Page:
The year 2015 has seen London become awash with quirky…
Cornwall is almost entirely beach, with its rugged coastline stretching from south to north for over 400 miles and no inland area more than 20 miles from the sea. As we Brits fall back in love with the Great British Holiday, many of us will hopefully flock to Cornwall this summer wanting to experience the crystal-clear waters, impressive surf, world class seafood and postcard villages. The beaches with the best surf are well-known to locals and tourist alike, but this veritable water world is littered with hidden coves and secret sands, perfect for a secluded swim.
This secret cove is situated one mile south-east of Land’s End and has no direct access from the road. You can reach this slice of paradise by the South West Coast Path from Land’s End in the north, or from Porthgwarra in the south. Also known as Mill Bay, this sandy cove at Nanjizal Beach was once the site of a watermill of which there are still some ruins, giving the area a distinctly priate-y feel. The natural stream that used to power the mill now flows over the rocks and across the beach emptying in to the sea in front of the Song of the Sea, a tall narrow natural rock arch that captures the rays on a sunny afternoon. By far one of Cornwall’s loveliest beaches, Nanjizal is also one of its emptiest, so you can enjoy your own private beach with no sun lounger fights in sight.
A stunning cove of azure choppy water, the Bedruthan Steps gets its name from the mythical giant Bedruthan, who hopped along the rocks on the beach as if they were steppingstones. The first written record of the name is in 1847, supporting the theory that the legend was a colourful Victorian creation to drum up tourism in the area. Each of the rocks are affectionally named from north to south; Queen Bess, Samaritan Island, Redcove Island, Pendarves Island, and Carnewas Island. Swimming isn’t recommended at the Steps due to the strong currents, big waves and large rocks, but it isn’t forbidden so if you go in for a dip, just take care. The nearby and well-known town of Padstow is worth a visit for lunch, if a little touristy in the summer months and a bit of a Rick Stein toytown. The Beach Hut at Watergate Bay is also a great spot for a seaside lunch, serving local seafood and handpicked wines.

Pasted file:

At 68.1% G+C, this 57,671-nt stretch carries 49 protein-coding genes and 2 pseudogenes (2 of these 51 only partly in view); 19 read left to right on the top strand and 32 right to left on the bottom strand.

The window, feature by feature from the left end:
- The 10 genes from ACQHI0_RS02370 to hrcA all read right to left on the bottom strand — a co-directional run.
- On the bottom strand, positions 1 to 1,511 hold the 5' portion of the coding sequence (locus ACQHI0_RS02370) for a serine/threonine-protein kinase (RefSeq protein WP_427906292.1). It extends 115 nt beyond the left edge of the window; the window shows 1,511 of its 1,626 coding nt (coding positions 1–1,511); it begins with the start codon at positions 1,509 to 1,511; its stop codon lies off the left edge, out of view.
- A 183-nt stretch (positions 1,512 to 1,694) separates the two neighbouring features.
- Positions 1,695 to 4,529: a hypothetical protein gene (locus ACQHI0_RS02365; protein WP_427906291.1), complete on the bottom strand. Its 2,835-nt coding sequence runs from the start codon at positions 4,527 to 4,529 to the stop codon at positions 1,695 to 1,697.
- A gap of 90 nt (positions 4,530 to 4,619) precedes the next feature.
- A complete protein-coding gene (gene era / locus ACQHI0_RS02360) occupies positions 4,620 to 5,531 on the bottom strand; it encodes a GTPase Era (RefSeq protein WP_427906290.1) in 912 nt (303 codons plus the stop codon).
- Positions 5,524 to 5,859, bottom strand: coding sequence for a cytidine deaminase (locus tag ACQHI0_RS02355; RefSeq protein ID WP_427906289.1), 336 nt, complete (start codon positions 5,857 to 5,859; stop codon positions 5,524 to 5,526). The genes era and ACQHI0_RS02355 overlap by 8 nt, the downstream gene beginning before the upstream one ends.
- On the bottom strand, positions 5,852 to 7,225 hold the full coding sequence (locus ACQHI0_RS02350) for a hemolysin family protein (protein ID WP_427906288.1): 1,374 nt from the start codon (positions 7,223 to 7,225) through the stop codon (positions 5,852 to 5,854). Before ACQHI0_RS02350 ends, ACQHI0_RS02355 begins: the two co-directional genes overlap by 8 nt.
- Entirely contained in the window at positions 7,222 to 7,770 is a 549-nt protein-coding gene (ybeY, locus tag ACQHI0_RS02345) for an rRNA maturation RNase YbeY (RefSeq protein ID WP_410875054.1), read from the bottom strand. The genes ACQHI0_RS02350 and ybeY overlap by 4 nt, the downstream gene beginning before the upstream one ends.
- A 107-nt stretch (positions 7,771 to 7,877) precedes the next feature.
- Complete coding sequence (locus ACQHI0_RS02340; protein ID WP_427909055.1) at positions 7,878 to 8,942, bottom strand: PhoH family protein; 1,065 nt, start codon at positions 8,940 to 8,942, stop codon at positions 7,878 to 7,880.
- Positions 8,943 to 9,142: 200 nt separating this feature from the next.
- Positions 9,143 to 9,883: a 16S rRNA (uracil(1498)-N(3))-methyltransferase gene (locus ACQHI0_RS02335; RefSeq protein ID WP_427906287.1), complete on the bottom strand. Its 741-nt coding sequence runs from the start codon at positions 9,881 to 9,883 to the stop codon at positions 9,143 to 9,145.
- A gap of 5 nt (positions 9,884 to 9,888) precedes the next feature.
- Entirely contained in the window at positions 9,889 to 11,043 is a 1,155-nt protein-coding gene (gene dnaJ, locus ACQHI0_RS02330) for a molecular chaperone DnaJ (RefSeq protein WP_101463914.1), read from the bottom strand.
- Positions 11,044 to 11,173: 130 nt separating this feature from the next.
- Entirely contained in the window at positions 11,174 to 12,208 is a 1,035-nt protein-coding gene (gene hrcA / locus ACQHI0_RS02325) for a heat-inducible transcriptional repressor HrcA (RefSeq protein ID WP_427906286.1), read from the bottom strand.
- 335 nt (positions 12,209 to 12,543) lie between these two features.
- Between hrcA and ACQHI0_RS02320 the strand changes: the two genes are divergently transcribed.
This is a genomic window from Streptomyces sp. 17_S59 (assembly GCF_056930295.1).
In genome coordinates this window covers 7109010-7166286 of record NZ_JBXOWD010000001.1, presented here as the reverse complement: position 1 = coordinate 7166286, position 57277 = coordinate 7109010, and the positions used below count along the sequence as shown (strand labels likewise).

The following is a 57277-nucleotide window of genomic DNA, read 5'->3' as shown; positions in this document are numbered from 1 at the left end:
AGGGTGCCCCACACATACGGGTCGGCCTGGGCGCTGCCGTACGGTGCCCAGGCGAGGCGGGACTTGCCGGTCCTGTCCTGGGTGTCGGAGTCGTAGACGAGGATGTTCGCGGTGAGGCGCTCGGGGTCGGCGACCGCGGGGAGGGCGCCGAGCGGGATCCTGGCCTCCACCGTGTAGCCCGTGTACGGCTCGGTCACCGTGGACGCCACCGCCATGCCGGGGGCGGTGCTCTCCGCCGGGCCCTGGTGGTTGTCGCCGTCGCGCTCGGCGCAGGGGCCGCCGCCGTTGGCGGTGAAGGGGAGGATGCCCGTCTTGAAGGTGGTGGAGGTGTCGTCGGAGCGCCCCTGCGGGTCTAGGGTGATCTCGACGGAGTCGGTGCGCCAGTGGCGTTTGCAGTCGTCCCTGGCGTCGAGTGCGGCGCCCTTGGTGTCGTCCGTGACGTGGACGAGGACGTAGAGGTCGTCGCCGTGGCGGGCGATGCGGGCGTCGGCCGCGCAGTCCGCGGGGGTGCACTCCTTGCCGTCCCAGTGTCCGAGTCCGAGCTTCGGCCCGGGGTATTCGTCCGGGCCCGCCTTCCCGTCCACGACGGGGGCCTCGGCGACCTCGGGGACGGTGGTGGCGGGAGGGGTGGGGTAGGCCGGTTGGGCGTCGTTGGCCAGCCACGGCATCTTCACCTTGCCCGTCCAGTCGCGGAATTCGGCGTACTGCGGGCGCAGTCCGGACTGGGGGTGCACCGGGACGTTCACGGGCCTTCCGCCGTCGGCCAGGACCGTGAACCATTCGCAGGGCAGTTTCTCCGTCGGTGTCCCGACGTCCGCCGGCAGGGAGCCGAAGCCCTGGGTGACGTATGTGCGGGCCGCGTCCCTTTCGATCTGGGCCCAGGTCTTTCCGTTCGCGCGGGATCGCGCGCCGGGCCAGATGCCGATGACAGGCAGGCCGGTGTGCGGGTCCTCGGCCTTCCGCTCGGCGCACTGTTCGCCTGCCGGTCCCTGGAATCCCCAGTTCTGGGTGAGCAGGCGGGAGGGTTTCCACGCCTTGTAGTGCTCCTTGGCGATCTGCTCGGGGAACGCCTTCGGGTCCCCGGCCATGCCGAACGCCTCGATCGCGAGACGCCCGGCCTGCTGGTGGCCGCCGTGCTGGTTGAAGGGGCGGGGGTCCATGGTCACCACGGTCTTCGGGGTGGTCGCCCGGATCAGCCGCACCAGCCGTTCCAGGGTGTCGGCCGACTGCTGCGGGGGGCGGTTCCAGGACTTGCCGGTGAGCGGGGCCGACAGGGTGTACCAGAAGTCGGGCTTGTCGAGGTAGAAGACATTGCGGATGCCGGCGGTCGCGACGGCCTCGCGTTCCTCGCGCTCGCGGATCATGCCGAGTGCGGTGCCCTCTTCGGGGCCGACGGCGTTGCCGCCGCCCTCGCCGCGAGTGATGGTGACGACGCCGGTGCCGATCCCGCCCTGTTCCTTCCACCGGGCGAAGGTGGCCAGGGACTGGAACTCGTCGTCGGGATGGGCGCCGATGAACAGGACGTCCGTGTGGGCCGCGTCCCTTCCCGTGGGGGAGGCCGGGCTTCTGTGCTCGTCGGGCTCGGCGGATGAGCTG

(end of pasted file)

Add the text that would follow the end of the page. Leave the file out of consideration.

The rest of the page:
You’d be forgiven for thinking this small yet totally secluded beach was somewhere on the Grecian or Croatian coast but in fact, these unbelievably clear-blue waters actually belong to one of the southern-most beaches in Cornwall. The headland to the east of the beach is the location of the famous Logan Rock, an 80-tonne rock which is angled so that a single person can move it back and forth. To add to the Grecian-style scenery, a few miles down the road is the Minack Theatre, an open-air theatre built into the cliff and jutting into the sea at the turn of the 20th century. The beach has become a little better known in recent years after been featured on BBC’s Poldark as Nampara Cove and beware of the incoming tide or you’ll get stranded with a fairly epic cliff climb ahead of you.
This beauty is truly hidden, but if you’re up for a bit of a bit of adventure you’ll be justly rewarded! Once you reach the National Trust car park a mile east of Polruan near Fowey, then take the well-marked footpath across the road into a field. As you walk over the brow of the hill, you’ll be greeted with your first view of the stunning sand and shingle beach, with its cove and towering cliffs. The trek down to the inviting waters takes about 20 minutes, so take your time and enjoy the view. Camping, campfires and swimming are encouraged in the bay but be aware, as on all Cornwall beaches, that there the currents are strong.
Truly the definition of a hidden gem, Bosahan is a secluded cove only accessible by foot, surrounded by subtropical gardens of Bosahan and ancient woodland. You can either walk roughly a mile along the coast, arrive by boat from a neighbouring beach or walk down through the beautiful Bosahan Estate, if it’s open. The surrounding woodland and relative quietness of this beach give it a distinctly ‘shipwrecked’ feel, and with a view framed by coastal trees, you’ll want to stare at the passing yachts all day.
Please remember when swimming anywhere in the world to be aware of tides and strong currents!